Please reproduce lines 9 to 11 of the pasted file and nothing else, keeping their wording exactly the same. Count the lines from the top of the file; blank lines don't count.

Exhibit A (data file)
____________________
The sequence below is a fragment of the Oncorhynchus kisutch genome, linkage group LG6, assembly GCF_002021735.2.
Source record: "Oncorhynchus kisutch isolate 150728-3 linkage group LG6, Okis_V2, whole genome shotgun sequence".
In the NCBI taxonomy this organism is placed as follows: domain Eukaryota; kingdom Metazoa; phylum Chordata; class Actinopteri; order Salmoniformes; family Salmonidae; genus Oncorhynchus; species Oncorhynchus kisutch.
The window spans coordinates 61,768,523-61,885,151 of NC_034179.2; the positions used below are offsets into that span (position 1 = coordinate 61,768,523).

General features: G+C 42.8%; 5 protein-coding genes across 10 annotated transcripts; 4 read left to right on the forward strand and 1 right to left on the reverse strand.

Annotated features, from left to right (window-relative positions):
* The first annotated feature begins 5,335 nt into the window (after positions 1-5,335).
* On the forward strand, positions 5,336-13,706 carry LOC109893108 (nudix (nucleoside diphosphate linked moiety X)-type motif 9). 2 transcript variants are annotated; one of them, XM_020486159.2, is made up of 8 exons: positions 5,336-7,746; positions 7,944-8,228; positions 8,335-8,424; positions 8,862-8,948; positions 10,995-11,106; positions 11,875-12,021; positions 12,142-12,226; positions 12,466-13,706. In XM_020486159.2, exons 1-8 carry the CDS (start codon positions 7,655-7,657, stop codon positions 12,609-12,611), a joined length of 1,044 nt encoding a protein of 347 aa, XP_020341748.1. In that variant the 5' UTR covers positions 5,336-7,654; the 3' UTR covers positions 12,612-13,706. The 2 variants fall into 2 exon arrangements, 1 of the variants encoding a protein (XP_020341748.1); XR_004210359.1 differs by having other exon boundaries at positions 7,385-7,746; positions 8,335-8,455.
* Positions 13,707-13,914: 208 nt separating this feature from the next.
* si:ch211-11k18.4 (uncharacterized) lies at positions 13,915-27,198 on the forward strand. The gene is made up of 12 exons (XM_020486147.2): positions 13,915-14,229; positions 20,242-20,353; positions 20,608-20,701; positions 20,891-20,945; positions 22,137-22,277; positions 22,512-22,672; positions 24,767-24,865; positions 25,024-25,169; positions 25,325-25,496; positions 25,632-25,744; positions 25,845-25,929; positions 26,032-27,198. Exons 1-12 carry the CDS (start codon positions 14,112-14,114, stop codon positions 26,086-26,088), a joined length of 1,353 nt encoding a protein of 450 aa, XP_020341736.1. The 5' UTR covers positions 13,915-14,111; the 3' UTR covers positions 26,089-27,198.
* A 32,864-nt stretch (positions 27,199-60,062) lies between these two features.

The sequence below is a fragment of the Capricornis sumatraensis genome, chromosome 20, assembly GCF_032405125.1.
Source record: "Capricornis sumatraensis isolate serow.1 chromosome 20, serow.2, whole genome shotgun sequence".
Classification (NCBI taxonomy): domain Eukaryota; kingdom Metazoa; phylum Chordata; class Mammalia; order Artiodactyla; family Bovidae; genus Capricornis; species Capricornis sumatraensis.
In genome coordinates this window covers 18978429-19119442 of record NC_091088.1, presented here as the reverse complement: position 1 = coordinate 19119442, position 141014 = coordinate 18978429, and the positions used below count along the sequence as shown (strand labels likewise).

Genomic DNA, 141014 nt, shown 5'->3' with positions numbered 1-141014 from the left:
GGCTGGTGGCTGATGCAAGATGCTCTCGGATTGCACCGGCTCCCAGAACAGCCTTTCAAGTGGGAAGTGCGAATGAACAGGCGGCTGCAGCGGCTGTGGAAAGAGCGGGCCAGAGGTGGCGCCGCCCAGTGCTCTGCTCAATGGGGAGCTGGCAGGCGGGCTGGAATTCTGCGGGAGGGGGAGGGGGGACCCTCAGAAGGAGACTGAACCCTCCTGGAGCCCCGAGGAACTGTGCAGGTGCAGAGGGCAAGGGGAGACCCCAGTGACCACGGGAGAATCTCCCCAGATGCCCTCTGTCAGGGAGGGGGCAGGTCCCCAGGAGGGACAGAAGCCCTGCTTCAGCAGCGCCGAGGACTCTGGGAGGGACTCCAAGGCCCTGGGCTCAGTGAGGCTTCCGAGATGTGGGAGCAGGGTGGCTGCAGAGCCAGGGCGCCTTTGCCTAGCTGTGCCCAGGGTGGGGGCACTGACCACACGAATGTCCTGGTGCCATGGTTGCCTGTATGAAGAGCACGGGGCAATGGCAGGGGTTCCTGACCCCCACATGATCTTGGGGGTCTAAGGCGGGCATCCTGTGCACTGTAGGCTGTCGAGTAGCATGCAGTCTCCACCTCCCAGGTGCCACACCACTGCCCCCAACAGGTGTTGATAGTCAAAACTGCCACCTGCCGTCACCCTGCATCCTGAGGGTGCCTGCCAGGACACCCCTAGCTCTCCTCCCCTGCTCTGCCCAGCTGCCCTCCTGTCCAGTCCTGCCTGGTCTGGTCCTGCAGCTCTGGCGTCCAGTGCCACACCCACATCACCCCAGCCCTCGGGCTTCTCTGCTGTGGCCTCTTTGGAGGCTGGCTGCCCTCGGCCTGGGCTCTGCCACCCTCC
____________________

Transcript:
* Positions 13,707-13,914: 208 nt separating this feature from the next.
* si:ch211-11k18.4 (uncharacterized) lies at positions 13,915-27,198 on the forward strand. The gene is made up of 12 exons (XM_020486147.2): positions 13,915-14,229; positions 20,242-20,353; positions 20,608-20,701; positions 20,891-20,945; positions 22,137-22,277; positions 22,512-22,672; positions 24,767-24,865; positions 25,024-25,169; positions 25,325-25,496; positions 25,632-25,744; positions 25,845-25,929; positions 26,032-27,198. Exons 1-12 carry the CDS (start codon positions 14,112-14,114, stop codon positions 26,086-26,088), a joined length of 1,353 nt encoding a protein of 450 aa, XP_020341736.1. The 5' UTR covers positions 13,915-14,111; the 3' UTR covers positions 26,089-27,198.
* A 32,864-nt stretch (positions 27,199-60,062) lies between these two features.